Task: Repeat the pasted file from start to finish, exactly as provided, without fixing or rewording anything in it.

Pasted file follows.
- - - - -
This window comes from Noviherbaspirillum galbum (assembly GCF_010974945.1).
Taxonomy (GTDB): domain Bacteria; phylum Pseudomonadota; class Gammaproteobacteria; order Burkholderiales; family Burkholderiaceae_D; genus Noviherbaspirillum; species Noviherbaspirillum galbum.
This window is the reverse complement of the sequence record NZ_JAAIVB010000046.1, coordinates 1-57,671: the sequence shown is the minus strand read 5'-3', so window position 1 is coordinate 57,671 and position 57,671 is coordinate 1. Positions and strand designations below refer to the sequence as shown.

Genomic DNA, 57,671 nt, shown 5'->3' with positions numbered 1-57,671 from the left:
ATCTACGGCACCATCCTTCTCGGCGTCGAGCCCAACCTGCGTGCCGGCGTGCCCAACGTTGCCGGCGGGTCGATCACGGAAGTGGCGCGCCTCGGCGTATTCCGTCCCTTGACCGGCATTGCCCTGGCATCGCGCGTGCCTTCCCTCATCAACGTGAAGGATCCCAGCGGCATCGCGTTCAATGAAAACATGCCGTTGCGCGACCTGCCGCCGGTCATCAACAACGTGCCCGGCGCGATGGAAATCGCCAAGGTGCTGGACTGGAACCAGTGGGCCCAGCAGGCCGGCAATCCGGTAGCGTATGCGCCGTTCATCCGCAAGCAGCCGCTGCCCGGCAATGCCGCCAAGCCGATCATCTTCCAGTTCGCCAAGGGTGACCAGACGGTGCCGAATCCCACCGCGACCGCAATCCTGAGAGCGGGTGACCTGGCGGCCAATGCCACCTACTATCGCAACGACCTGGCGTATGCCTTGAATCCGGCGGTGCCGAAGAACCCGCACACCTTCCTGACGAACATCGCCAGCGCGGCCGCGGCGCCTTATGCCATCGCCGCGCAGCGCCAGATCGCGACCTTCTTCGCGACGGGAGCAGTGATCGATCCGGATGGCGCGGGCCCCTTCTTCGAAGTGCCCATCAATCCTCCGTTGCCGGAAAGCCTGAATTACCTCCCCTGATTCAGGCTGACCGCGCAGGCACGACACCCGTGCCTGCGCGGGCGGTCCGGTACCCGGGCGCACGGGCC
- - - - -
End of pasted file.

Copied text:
This window comes from Noviherbaspirillum galbum (assembly GCF_010974945.1).
Taxonomy (GTDB): domain Bacteria; phylum Pseudomonadota; class Gammaproteobacteria; order Burkholderiales; family Burkholderiaceae_D; genus Noviherbaspirillum; species Noviherbaspirillum galbum.
This window is the reverse complement of the sequence record NZ_JAAIVB010000046.1, coordinates 1-57,671: the sequence shown is the minus strand read 5'-3', so window position 1 is coordinate 57,671 and position 57,671 is coordinate 1. Positions and strand designations below refer to the sequence as shown.

Genomic DNA, 57,671 nt, shown 5'->3' with positions numbered 1-57,671 from the left:
ATCTACGGCACCATCCTTCTCGGCGTCGAGCCCAACCTGCGTGCCGGCGTGCCCAACGTTGCCGGCGGGTCGATCACGGAAGTGGCGCGCCTCGGCGTATTCCGTCCCTTGACCGGCATTGCCCTGGCATCGCGCGTGCCTTCCCTCATCAACGTGAAGGATCCCAGCGGCATCGCGTTCAATGAAAACATGCCGTTGCGCGACCTGCCGCCGGTCATCAACAACGTGCCCGGCGCGATGGAAATCGCCAAGGTGCTGGACTGGAACCAGTGGGCCCAGCAGGCCGGCAATCCGGTAGCGTATGCGCCGTTCATCCGCAAGCAGCCGCTGCCCGGCAATGCCGCCAAGCCGATCATCTTCCAGTTCGCCAAGGGTGACCAGACGGTGCCGAATCCCACCGCGACCGCAATCCTGAGAGCGGGTGACCTGGCGGCCAATGCCACCTACTATCGCAACGACCTGGCGTATGCCTTGAATCCGGCGGTGCCGAAGAACCCGCACACCTTCCTGACGAACATCGCCAGCGCGGCCGCGGCGCCTTATGCCATCGCCGCGCAGCGCCAGATCGCGACCTTCTTCGCGACGGGAGCAGTGATCGATCCGGATGGCGCGGGCCCCTTCTTCGAAGTGCCCATCAATCCTCCGTTGCCGGAAAGCCTGAATTACCTCCCCTGATTCAGGCTGACCGCGCAGGCACGACACCCGTGCCTGCGCGGGCGGTCCGGTACCCGGGCGCACGGGCC